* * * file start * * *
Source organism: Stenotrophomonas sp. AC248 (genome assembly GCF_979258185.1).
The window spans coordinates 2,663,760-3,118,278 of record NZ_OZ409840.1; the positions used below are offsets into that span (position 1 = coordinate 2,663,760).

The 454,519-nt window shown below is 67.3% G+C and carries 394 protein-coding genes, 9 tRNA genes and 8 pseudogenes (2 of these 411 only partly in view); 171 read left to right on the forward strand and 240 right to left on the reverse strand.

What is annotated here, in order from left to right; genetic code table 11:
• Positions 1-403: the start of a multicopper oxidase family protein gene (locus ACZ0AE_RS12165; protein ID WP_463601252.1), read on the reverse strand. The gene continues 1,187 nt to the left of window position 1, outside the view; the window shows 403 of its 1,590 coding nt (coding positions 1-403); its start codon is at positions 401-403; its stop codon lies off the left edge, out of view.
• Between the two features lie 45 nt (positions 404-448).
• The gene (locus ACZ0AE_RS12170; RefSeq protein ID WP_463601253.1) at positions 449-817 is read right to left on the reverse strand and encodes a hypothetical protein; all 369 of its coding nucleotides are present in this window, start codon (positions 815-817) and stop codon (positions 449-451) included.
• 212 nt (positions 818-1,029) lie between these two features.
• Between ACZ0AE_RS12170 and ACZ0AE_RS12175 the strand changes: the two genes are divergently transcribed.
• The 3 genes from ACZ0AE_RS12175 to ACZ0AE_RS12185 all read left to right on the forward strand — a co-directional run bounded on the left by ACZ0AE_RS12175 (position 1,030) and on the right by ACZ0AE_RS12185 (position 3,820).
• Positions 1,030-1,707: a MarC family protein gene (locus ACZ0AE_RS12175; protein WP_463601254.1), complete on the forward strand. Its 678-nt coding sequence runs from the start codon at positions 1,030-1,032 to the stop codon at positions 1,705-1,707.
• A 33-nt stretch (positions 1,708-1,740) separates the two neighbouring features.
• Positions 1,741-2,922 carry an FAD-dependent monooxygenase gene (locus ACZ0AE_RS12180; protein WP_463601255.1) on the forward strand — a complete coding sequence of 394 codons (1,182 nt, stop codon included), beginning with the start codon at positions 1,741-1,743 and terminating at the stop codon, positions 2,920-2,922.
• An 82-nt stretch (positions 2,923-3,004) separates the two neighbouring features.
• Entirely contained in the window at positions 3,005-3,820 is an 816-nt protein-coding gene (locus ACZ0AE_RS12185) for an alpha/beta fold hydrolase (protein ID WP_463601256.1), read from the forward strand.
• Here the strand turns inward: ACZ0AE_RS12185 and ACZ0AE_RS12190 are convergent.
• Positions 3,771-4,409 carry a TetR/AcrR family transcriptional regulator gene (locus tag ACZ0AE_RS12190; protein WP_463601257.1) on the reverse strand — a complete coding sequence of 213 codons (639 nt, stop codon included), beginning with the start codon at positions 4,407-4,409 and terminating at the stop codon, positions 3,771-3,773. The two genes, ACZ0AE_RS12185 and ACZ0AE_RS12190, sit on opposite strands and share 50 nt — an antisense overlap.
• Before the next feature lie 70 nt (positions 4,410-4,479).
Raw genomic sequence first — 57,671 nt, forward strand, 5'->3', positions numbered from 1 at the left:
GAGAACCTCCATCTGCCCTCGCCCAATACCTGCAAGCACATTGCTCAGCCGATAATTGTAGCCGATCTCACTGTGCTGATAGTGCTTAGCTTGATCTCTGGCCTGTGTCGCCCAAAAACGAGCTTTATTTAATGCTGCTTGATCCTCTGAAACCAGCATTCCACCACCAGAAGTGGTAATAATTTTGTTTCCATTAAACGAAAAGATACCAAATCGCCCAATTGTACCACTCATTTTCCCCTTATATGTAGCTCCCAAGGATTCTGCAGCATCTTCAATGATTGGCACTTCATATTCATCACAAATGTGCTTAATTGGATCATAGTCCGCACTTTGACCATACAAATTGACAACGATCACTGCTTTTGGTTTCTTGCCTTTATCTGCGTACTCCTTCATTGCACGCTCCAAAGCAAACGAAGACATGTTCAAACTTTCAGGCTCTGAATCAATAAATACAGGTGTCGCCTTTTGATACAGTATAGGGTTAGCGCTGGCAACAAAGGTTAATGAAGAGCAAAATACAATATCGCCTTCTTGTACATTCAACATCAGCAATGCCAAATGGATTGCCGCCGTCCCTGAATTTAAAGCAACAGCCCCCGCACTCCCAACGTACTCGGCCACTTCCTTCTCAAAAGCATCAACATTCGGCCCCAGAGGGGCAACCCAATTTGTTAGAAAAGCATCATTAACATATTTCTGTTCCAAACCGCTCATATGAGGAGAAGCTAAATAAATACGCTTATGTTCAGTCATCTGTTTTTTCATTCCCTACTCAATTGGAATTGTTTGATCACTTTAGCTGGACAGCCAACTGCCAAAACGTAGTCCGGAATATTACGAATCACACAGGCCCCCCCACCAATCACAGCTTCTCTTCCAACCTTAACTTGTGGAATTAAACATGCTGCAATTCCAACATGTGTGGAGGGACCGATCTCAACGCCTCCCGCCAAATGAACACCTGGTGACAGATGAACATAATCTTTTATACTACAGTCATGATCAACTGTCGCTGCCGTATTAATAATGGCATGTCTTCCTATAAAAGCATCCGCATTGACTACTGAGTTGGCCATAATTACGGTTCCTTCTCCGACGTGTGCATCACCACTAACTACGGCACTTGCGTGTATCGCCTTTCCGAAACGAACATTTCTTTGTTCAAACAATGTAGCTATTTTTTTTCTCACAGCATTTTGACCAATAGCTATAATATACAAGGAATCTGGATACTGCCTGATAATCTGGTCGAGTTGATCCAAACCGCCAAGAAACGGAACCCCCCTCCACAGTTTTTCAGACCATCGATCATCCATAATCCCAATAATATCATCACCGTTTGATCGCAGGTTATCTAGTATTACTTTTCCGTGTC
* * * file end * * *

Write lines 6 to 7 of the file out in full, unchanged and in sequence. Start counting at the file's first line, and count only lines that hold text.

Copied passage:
• Between the two features lie 45 nt (positions 404-448).
• The gene (locus ACZ0AE_RS12170; RefSeq protein ID WP_463601253.1) at positions 449-817 is read right to left on the reverse strand and encodes a hypothetical protein; all 369 of its coding nucleotides are present in this window, start codon (positions 815-817) and stop codon (positions 449-451) included.